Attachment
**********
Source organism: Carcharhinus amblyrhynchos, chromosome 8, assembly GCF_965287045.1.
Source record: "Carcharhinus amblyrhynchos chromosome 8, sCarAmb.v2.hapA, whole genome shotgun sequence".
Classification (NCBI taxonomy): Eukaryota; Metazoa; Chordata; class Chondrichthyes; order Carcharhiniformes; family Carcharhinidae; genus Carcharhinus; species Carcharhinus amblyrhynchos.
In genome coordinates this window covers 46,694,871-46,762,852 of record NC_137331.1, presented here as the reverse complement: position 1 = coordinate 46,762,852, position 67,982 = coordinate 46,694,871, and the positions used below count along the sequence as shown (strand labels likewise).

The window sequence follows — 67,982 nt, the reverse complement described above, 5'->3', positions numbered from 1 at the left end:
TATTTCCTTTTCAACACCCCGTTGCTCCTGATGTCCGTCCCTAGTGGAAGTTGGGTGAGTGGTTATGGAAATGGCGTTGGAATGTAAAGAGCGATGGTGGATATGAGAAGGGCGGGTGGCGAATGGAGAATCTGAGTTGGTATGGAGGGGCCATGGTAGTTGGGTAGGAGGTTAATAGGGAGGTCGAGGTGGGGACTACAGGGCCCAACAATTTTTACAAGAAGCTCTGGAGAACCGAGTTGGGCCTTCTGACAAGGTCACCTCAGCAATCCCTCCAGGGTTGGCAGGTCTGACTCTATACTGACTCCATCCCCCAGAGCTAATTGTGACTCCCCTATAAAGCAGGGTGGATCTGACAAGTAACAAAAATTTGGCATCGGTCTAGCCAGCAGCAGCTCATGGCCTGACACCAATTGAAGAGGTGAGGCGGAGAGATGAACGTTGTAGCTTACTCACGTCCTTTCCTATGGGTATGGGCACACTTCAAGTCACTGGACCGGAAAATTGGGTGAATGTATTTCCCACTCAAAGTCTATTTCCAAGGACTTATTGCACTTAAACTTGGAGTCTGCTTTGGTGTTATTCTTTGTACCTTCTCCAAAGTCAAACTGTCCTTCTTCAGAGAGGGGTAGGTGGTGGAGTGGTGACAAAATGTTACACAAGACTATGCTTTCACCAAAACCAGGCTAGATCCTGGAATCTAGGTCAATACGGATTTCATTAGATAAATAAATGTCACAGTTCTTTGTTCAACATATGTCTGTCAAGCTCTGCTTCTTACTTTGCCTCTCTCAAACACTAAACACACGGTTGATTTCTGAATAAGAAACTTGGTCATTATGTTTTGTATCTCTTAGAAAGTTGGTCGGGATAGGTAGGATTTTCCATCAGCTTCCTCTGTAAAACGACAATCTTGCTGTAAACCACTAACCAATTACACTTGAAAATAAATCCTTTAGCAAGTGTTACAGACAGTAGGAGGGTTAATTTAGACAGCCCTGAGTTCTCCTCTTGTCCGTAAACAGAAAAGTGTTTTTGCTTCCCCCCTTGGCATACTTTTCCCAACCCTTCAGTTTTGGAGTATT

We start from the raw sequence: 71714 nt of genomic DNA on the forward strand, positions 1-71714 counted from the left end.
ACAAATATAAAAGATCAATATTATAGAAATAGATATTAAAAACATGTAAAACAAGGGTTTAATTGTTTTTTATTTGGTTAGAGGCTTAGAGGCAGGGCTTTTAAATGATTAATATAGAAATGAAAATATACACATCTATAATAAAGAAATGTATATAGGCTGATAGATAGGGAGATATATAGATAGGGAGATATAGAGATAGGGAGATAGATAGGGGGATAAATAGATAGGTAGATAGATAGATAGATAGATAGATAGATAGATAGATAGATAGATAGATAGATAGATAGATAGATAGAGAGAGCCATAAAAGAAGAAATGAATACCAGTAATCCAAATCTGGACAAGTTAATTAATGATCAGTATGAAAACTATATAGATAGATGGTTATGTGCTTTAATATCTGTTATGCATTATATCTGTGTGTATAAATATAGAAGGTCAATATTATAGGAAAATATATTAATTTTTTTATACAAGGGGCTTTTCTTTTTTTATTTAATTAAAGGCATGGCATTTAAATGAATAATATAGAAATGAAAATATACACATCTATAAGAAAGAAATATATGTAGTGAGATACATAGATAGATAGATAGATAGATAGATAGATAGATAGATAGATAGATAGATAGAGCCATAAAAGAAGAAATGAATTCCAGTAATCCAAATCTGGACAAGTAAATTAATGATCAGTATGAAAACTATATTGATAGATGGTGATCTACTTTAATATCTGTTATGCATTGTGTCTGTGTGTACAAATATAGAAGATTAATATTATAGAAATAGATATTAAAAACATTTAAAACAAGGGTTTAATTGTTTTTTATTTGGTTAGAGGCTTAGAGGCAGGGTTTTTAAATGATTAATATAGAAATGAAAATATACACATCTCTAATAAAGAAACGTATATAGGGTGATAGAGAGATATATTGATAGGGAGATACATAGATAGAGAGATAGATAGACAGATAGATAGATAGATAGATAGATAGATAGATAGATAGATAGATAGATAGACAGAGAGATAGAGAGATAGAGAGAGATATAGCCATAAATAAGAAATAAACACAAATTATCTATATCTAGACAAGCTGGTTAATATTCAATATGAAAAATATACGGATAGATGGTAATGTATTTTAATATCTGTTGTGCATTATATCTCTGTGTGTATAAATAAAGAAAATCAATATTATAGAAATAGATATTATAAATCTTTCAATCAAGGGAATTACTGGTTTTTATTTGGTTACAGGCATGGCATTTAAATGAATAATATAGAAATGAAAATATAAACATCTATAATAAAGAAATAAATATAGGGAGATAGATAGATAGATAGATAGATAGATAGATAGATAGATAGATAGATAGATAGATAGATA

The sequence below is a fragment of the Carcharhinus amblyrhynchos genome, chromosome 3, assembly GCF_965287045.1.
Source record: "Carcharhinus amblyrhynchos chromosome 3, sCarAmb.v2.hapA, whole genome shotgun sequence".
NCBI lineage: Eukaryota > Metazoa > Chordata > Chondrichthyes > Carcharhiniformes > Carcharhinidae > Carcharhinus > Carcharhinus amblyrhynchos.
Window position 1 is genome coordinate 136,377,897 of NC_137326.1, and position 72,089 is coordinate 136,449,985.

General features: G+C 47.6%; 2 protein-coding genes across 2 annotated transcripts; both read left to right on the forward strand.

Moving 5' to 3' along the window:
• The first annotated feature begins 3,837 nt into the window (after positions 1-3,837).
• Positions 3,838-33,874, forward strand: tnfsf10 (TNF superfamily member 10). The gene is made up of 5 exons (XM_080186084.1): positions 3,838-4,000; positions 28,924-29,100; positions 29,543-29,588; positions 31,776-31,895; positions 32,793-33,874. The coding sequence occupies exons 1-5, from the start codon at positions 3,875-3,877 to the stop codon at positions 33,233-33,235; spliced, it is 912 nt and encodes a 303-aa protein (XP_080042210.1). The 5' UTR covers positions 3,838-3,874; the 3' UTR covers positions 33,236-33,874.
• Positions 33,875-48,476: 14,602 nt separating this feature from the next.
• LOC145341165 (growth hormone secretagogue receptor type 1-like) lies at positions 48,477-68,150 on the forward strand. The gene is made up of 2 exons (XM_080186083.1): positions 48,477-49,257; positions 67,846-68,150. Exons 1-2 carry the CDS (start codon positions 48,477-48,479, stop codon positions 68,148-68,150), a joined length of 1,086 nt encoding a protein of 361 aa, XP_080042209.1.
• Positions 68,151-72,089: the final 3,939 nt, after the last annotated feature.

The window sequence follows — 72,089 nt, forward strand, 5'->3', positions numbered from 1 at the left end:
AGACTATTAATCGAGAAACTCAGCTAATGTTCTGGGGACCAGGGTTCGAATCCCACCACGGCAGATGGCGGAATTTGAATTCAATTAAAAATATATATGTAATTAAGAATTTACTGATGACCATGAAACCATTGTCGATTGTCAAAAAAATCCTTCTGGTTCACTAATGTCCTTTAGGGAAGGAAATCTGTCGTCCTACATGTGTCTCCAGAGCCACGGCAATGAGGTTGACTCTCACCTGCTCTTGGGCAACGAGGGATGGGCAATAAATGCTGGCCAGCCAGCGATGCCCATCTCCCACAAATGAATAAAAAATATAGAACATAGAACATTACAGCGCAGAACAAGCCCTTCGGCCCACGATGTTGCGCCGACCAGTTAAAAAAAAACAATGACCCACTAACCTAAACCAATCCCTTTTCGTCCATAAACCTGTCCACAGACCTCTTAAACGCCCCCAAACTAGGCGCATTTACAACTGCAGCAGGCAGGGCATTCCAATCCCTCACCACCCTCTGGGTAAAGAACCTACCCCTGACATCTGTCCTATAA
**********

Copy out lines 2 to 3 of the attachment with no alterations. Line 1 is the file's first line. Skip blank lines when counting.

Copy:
Source record: "Carcharhinus amblyrhynchos chromosome 8, sCarAmb.v2.hapA, whole genome shotgun sequence".
Classification (NCBI taxonomy): Eukaryota; Metazoa; Chordata; class Chondrichthyes; order Carcharhiniformes; family Carcharhinidae; genus Carcharhinus; species Carcharhinus amblyrhynchos.